Local group fights college enrollment dip, showing students options

Only 62% of Montgomery County’s high school Class of 2018 enrolled in any type of college within two years

Montgomery County college enrollment rates have dropped, according to Learn to Earn Dayton, and the group is working to connect students with a variety of education pathways that can build careers.

One of the key statistics in Learn to Earn’s recent annual report measures the percentage of county residents who enroll in any form of post-secondary education within two years of high school graduation.

That figure was at 74% for the high school Class of 2016 (enrolling by fall 2018), but it dropped to 71% the next year, and to 62% for the Class of 2018 (enrolling by fall 2020).

The COVID-19 pandemic may have affected the very end of the second year drop, but Learn to Earn CEO Kristina Scott said a major national trend was likely the No. 1 reason.

“As the economic recovery was happening … particularly in the latter half of the decade, you saw such tremendous demand for workers,” Scott said. “The economy was getting better and you saw more people go directly into the workforce for a job rather than delaying and getting a post-secondary credential.”

Scott said it’s understandable that many local residents, especially from lower-income families, go into the workforce to make money right away. But she urged young people to chase a career, not just a job, as Learn to Earn cites two key statistics:

· A Georgetown University study said bachelor’s degree holders earn $800,000 more over their lifetimes than those with just some college, and associate’s degree holders earn $200,000 more;

· Students who delay enrollment are 64% less likely than their “on-time” peers to complete a bachelor’s degree and 18% less likely to complete any college credential.

And Scott emphasized to families concerned about college affordability and career pathways that “post-secondary education” includes a wide variety of options.

“If you take College Credit Plus or Tech Prep classes, you can graduate (high school) with a certificate,” she said. “Then you can stack that into an associate’s degree that really sets you up for a career. And maybe eventually you want a bachelor’s degree, but you can really jump-start yourself in the job market.”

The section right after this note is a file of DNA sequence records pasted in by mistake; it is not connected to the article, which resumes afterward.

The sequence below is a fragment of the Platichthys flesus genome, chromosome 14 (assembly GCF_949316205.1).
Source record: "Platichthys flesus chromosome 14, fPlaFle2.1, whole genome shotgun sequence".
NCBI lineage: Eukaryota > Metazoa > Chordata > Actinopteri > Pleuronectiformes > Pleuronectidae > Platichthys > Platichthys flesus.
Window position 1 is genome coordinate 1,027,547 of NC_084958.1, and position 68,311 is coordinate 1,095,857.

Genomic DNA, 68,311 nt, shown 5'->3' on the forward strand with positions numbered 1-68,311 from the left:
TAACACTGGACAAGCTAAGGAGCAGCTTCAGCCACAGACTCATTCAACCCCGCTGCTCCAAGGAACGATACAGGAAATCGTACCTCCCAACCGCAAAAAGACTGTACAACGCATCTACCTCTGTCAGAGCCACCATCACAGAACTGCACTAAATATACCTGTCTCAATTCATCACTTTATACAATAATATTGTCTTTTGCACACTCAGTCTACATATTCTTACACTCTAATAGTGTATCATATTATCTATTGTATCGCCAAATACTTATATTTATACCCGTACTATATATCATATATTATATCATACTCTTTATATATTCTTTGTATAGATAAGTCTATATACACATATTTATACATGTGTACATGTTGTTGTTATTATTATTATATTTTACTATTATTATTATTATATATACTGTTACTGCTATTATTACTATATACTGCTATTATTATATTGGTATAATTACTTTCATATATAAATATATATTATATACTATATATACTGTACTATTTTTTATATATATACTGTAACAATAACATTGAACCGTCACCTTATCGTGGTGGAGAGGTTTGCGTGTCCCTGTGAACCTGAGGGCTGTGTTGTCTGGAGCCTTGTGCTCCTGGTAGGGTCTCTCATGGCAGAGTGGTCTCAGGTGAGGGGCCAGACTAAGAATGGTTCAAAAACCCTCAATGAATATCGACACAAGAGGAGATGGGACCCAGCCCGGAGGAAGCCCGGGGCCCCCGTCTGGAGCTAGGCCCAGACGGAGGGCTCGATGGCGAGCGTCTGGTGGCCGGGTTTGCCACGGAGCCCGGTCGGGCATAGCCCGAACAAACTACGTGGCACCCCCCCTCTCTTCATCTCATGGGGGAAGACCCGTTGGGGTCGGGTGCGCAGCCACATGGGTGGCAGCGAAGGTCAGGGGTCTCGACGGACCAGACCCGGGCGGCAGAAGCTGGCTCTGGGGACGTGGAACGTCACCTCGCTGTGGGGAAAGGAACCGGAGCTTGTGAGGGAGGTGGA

Edison State Community College in Piqua just took the extreme step of telling 2021 high school graduates in their area that they can take classes for free if they meet a few requirements.

Edison State President Doreen Larson said her school wanted “to remove any hesitation” for kids to go straight into college, mirroring Learn to Earn’s position on delaying education.

Learn to Earn has long described its “big goal” as helping Montgomery County reach a point where, by 2025, 60% of working-age adults have a college degree or other high-quality postsecondary credential.

According to data from the Lumina Foundation, the percentage with an associate degree or more climbed from 37.6 to 38.5 to 39.5 percent from 2015-17, with “up to 10%” more holding some type of workforce certificate. That would put the county just over 10% away from the goal.

But that degree number stuck at 39.9% for both 2018 and 2019. Scott said Learn to Earn is working with the Montgomery County Educational Service Center and local colleges “to really broaden people’s notion of what postsecondary education looks like,” including an effort to put a spotlight on skilled trades.

She said Montgomery County ESC Workforce Director Bryan Stewart worked with all of Montgomery County’s school districts to expose high school students to virtual career tours over Zoom during the pandemic.

“They did virtual tours with the construction crews at the Arcade and factory tours to see what manufacturing looks like in 2021,” Scott said. “A large number of students have been able to learn about many of these employers who require sub-bachelor’s degree credentials … easier than getting them all there on a field trip.”

Scott said she’s highly concerned about students from the high school classes of 2020 and 2021, with college applications and financial aid applications down. She said a key is making sure students and families know the wide range of options available.

“We really have an opportunity to connect students and families and adults in the workforce with the story that by continuing your education after high school, that you have so many more employment opportunities, make more money, and can do it affordably,” she said.

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